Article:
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Interview with

Pawel Eugeniusz Witek

Name: Paweł Eugeniusz Witek
Nationality or Ethnicity: Polish/Silesian
Where do you live?: Poland
Languages: Polish (native), Ukrainian, Russian (C level), English, French, German, Spanish, Portuguese, Kazakh (B level), Belarusian (A2 level), Chinese-Mandarin, Czech (basic).

Member since:


1. What’s your story? How did you get into all these languages?

Polish is my native one.

Ukrainian: I’ve learned by reading Bible and conversations with native speakers. I had also ritual services for Ukrainian believers. Lately I watch the news from Ukrainian Internet. I also chat with Ukrainian speakers and learners in social media.

Russian: I had at school, but for real I’ve learn it by reading Bible, conversations with native speakers and translating some texts from Polish to Russian. I had also ritual services for Russian-speaking believers. Lately I chat by Internet with Russian learners.

English: I had at school, but it wasn’t effective. I had some contact with English nonnative and native speakers, and the language was a tool to understand each other. Also, I used to watch some English content in the Internet. Occasionally I had ritual services for English-speaking believers. Now I chat with learners and speakers of English in Telegram group of Polyglot Gathering.

French: I studied in Paris during half a year. I’ve learned by heart some songs in French. I started watching the French content from the Internet and occasionally have conversations with the French speakers. Lately I use to get in touch with my new French-speaking friends from PG24 in Prague.

Spanish: First I’ve learned by heart the song of Juanes: „Tengo la camisa negra”. Next I’ve bought a book „Hiszpański w cztery tygodnie” and made some exercises from it. Next I was listening to audio recordings of dialogues from it, reading simultaneously the Polish text of them with my eyes. Next I started reading texts in Spanish and watching Spanish YouTube. Next I went on a lonely bicycle pilgrimage from Śmigiel to Santiago de Compostela. Now I chat with friends in a Telegram group.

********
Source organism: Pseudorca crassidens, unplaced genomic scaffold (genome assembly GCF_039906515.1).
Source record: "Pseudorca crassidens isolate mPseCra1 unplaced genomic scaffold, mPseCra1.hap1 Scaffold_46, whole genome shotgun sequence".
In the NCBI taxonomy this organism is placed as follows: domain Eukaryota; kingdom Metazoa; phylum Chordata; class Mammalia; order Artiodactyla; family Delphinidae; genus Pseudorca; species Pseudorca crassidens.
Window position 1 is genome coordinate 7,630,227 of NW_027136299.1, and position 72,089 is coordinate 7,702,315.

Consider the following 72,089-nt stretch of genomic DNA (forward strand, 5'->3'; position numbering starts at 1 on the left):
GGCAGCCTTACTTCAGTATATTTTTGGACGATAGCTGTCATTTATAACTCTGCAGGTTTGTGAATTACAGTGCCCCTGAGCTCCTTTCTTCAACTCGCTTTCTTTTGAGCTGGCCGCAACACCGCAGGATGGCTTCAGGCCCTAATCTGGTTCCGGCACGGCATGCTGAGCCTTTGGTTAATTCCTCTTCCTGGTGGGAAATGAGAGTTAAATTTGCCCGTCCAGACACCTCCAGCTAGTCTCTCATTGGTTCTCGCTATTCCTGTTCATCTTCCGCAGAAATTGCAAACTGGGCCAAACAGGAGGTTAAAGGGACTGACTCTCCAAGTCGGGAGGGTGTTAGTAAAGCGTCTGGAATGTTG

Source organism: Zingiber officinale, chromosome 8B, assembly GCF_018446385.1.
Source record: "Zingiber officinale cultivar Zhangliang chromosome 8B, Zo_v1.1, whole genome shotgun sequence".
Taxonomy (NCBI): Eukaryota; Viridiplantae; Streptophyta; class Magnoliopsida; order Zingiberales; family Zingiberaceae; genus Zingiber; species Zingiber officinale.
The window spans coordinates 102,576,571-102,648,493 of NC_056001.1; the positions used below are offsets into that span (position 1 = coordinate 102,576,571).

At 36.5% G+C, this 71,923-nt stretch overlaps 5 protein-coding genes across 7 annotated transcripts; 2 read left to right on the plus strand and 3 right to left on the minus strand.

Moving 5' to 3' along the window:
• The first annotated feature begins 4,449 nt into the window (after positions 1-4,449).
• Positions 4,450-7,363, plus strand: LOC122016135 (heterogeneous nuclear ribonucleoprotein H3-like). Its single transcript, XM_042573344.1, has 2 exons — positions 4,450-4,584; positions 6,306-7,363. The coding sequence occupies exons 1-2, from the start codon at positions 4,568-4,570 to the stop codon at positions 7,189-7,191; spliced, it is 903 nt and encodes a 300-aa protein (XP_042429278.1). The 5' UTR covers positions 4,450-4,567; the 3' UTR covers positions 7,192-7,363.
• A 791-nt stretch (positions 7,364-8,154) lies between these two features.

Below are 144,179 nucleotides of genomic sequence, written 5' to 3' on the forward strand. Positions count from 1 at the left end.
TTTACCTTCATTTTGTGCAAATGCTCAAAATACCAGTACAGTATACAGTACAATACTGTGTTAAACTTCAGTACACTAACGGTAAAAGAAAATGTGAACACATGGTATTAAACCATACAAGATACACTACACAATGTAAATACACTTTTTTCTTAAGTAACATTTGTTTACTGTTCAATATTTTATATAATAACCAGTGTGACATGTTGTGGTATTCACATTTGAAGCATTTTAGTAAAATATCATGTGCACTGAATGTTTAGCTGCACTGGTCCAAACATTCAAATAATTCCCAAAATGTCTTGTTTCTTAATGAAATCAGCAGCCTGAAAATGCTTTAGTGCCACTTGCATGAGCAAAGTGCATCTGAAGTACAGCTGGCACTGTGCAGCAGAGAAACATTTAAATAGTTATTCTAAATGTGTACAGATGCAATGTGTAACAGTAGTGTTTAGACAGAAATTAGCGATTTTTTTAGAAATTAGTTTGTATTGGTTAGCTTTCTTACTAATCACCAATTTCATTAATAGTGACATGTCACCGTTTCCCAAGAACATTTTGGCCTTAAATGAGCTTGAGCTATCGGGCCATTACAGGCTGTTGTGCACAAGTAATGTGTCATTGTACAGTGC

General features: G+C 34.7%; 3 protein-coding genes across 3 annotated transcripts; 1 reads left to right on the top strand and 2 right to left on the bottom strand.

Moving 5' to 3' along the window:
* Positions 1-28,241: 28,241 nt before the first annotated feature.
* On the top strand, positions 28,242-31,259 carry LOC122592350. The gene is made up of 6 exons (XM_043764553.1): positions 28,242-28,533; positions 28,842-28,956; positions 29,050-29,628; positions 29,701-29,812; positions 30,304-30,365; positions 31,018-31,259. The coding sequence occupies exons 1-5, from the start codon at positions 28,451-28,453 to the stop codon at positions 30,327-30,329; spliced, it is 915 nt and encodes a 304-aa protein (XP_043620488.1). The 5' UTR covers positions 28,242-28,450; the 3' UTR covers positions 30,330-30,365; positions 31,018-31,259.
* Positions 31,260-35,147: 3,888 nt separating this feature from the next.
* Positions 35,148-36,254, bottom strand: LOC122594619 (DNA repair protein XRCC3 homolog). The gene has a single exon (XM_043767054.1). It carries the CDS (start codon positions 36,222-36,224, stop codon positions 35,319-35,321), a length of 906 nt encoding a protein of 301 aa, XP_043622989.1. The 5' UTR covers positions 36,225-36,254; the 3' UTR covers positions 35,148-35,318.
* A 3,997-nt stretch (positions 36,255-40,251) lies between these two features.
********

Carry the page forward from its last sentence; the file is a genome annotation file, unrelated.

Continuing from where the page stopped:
Kazakh is the official language of Kazakhstan, where I used to live altogether 13 years. Despite of fact that the majority of Catholic believers were monolingual Russian speakers, I was taking advantage of every opportunity to get in touch with this pretty language. I spoke to the Kazakhs in Kazakh. I was watching Kazakh TV shows, listening Kazakh music. So, I’ve learned the language.

Portuguese: I started learning in January this year to test the application Globott, invented by Konrad Jerzak vel Dobosz and his team from Elemelingua. In fact, I wanted to learn Chinese-Mandarin, but I had a bit fear to pay 1000 PLN for an unknown to me about his method of learning. At this time, Konrad announced a Christmas promotion 50%, so I started learning Portuguese-European. In the beginning of March this year I noticed, that I can read texts in Portuguese with understanding and without struggling. So, I got also an intermediate course of French, beginner course of Chinese and Czech and dialogue exercises of Chinese, Spanish, Portuguese and Turkish.

Chinese-Mandarin: I started leaning in the beginning of April this year. I decided to do this because I was astonishingly delighted with my progress in Portuguese. I can see my constant progress in Chinese.

Czech: my story in this language is the continuation of Portuguese and Chinese story. There are next languages staying impatiently in line.

Belarusian: the only reason, that I learn this language without Globott is, that this application hasn’t got it in its assortment. I chat with Belarusian speakers and learners in the Telegram group of Polyglot Gathering and watch Belarusian content in YouTube.

2. Which language(s) do you wish you could spend more time practising?

Chinese-Mandarin, Kazakh, Belarusian, Portuguese, German, French, Spanish.

3. What are some languages you’d like to learn in the future?

Esperanto, Turkish, Standard Arabic, Hindi, Farsi, Japanese, Korean, Silesian, Kashubian, Lower Sorbian Upper Sorbian, Rusyn, Croatian, Interslavic, Italian, Interlingua and Toki Pona.

4. So, let’s be honest, what’s the sexiest language?

I have no clue. One of my female friends says, that French and Russian. Another one claims, that definitely Italian. I, personally, have no preferences. Every language can be beautiful or ugly in dependence of the content, it transfers.

5. What’s the greatest pleasure you get from speaking so many languages?

I love to show me up and to make pleasure to my interlocutors.

6. Some people say the world is really just going to have a few languages left in a 100 years, do you think this is really true?

I don’t think so. But when a language dies, dies also a particular civilization. I want to make every effort to stop the process of dying languages.

7. What is your message to young (and not so young) people out there who are interested in studying multiple languages?

Do not listen to your fears. Listen to your dreams. Listen to people, who encourage you. Make friends among language freaks, who are able to understand you. Learn languages and have much joy.

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